Chinese regulator’s Boeing 737 MAX test flight a success

A model Boeing 737 Max airliner is on display at the China International Aviation and Aerospace Exhibition, or Airshow China, in Zhuhai, Guangdong province, China on September 28, 2021. REUTERS / Aly Song

  • Boeing organized a flight for China’s aviation regulator in August
  • Chinese regulator works on data and finalizes reports
  • Planemaker hopes the flight ban will be lifted by the end of the year

ZHUHAI, China, September 29 (Reuters) – The test flight of the Boeing Co (BN) 737 MAX for the Chinese aviation regulator last month was a success and the aircraft manufacturer is hoping that the grounding two-year period will be lifted this year, said the chief operating officer of Boeing in China. said Wednesday.

“It went off without a hitch,” Boeing China President Sherry Carbary said of the test flight, speaking on the sidelines of Airshow China, the country’s biggest air show. Read more

Boeing is working with the Civil Aviation Administration of China (CAAC) as it sifts through data and finalizes reports before deciding whether the plane can be returned to service, Carbary said.

The ban, which was lifted in the West and several Asian countries, could be relaxed in China around November, people familiar with the matter told Reuters. Read more

“We hope that will happen by the end of the year,” Carbary said, declining to be more specific. “It’s up to the CAAC to decide. But I can tell you that we are doing everything we can to support them and we are encouraged to see how closely they are working with us.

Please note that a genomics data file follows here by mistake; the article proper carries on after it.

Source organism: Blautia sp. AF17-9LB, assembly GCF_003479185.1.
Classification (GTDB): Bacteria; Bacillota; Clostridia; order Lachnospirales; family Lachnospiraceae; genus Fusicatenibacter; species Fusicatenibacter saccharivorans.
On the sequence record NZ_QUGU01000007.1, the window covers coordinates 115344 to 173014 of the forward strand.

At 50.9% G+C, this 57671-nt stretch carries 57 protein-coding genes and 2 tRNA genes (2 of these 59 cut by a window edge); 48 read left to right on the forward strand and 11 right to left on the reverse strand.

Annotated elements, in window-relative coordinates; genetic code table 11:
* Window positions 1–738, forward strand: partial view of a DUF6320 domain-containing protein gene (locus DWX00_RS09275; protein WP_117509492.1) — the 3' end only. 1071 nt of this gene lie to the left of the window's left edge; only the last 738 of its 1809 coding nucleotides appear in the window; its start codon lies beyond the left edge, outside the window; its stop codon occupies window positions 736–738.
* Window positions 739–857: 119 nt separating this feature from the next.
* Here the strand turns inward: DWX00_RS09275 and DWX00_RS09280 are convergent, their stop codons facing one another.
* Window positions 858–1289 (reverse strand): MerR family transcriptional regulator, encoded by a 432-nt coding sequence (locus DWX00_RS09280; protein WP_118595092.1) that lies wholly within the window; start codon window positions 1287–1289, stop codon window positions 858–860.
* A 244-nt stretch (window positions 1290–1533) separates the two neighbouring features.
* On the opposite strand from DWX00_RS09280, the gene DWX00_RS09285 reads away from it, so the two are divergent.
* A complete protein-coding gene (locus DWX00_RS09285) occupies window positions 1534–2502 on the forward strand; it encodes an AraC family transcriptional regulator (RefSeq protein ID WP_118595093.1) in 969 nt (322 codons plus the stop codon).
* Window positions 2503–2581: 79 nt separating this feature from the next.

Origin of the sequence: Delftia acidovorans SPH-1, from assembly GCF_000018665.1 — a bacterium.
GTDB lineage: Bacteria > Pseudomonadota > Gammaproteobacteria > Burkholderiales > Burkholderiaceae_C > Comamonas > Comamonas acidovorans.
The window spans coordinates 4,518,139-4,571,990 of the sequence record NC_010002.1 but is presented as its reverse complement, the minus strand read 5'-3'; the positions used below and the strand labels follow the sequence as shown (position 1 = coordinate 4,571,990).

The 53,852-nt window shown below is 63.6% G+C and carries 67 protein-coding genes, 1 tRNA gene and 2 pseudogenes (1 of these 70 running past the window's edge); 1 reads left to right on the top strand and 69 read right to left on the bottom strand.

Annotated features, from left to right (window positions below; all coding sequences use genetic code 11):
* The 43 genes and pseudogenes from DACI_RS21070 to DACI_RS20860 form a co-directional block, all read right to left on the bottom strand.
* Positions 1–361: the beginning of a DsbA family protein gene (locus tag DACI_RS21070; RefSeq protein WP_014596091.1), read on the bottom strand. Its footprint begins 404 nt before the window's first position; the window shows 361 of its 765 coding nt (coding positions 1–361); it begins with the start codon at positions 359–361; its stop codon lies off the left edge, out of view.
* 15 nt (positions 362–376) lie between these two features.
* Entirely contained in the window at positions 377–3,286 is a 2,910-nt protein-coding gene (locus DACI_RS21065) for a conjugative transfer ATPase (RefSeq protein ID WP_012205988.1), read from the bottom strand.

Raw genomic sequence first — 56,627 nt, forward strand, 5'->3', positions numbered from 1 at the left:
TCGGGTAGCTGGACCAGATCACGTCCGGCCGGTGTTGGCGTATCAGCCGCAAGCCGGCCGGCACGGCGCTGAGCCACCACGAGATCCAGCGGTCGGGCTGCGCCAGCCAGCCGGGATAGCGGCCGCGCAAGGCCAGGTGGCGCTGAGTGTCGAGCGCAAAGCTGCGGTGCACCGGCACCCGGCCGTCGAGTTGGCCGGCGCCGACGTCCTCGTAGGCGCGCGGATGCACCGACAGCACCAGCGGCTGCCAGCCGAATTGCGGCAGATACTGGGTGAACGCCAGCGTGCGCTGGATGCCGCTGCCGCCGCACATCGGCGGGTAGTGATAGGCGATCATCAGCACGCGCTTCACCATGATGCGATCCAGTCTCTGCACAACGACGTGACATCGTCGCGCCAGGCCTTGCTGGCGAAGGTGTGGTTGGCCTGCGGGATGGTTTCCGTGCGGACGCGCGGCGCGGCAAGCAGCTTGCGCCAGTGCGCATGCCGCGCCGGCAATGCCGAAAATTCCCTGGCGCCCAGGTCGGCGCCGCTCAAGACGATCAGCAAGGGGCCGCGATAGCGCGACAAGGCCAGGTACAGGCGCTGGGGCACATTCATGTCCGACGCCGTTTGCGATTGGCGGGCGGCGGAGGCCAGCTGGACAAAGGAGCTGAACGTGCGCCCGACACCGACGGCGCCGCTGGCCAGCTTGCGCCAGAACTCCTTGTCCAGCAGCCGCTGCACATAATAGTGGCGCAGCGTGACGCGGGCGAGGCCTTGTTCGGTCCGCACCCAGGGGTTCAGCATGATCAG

Before the 737 MAX was grounded in March 2019 after two fatal crashes, Boeing was selling a quarter of the planes it built each year to Chinese buyers.

The company’s sales in China have also been hampered by trade tensions between the United States and China.

US Secretary of Commerce Gina Raimondo said on Tuesday that the Chinese government was preventing its national airlines from buying “tens of billions of dollars” of Boeing planes. Read more

Carbary declined to comment directly on the remarks, but said free and fair trade was important for Boeing to deliver its planes around the world.

“I believe that at the moment our two governments have competition concerns on sensitive issues which are legitimate and both countries need to resolve them,” she said.

Reporting by Stella Qiu and David Kirton in Zhuhai; written by Jamie Freed. Editing by Gerry Doyle

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